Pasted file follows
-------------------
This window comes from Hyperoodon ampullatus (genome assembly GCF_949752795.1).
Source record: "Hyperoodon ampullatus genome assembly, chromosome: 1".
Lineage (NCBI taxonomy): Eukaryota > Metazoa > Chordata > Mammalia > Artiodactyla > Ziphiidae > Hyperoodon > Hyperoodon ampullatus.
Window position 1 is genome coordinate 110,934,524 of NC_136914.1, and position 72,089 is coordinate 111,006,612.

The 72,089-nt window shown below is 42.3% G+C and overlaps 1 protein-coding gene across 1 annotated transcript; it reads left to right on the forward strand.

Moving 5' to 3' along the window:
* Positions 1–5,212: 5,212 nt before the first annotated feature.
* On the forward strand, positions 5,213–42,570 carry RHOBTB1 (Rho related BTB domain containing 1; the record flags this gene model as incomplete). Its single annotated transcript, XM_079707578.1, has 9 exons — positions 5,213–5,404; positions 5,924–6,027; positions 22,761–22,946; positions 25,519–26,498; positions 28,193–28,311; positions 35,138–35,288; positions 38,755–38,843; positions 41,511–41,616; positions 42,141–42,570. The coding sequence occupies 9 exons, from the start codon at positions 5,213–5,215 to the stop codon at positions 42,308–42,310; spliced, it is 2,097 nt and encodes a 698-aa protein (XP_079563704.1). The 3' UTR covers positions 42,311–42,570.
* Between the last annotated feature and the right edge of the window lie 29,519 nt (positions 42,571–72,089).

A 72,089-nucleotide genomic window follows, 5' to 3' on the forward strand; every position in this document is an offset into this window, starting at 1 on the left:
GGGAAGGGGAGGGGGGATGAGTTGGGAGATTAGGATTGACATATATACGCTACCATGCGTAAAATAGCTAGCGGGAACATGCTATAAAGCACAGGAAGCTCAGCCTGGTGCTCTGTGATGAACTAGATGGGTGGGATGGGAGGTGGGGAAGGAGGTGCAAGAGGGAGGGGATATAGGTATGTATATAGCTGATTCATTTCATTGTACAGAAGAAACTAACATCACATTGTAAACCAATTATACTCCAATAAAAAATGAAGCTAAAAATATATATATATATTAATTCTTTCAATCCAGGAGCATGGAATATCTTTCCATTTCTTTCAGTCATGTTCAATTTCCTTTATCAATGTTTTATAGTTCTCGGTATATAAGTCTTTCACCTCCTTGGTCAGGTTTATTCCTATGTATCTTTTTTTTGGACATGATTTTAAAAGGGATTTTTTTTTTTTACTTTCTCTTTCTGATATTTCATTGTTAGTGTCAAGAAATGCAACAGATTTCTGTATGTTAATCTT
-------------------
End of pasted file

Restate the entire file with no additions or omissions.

This window comes from Hyperoodon ampullatus (genome assembly GCF_949752795.1).
Source record: "Hyperoodon ampullatus genome assembly, chromosome: 1".
Lineage (NCBI taxonomy): Eukaryota > Metazoa > Chordata > Mammalia > Artiodactyla > Ziphiidae > Hyperoodon > Hyperoodon ampullatus.
Window position 1 is genome coordinate 110,934,524 of NC_136914.1, and position 72,089 is coordinate 111,006,612.

The 72,089-nt window shown below is 42.3% G+C and overlaps 1 protein-coding gene across 1 annotated transcript; it reads left to right on the forward strand.

Moving 5' to 3' along the window:
* Positions 1–5,212: 5,212 nt before the first annotated feature.
* On the forward strand, positions 5,213–42,570 carry RHOBTB1 (Rho related BTB domain containing 1; the record flags this gene model as incomplete). Its single annotated transcript, XM_079707578.1, has 9 exons — positions 5,213–5,404; positions 5,924–6,027; positions 22,761–22,946; positions 25,519–26,498; positions 28,193–28,311; positions 35,138–35,288; positions 38,755–38,843; positions 41,511–41,616; positions 42,141–42,570. The coding sequence occupies 9 exons, from the start codon at positions 5,213–5,215 to the stop codon at positions 42,308–42,310; spliced, it is 2,097 nt and encodes a 698-aa protein (XP_079563704.1). The 3' UTR covers positions 42,311–42,570.
* Between the last annotated feature and the right edge of the window lie 29,519 nt (positions 42,571–72,089).

A 72,089-nucleotide genomic window follows, 5' to 3' on the forward strand; every position in this document is an offset into this window, starting at 1 on the left:
GGGAAGGGGAGGGGGGATGAGTTGGGAGATTAGGATTGACATATATACGCTACCATGCGTAAAATAGCTAGCGGGAACATGCTATAAAGCACAGGAAGCTCAGCCTGGTGCTCTGTGATGAACTAGATGGGTGGGATGGGAGGTGGGGAAGGAGGTGCAAGAGGGAGGGGATATAGGTATGTATATAGCTGATTCATTTCATTGTACAGAAGAAACTAACATCACATTGTAAACCAATTATACTCCAATAAAAAATGAAGCTAAAAATATATATATATATTAATTCTTTCAATCCAGGAGCATGGAATATCTTTCCATTTCTTTCAGTCATGTTCAATTTCCTTTATCAATGTTTTATAGTTCTCGGTATATAAGTCTTTCACCTCCTTGGTCAGGTTTATTCCTATGTATCTTTTTTTTGGACATGATTTTAAAAGGGATTTTTTTTTTTTACTTTCTCTTTCTGATATTTCATTGTTAGTGTCAAGAAATGCAACAGATTTCTGTATGTTAATCTT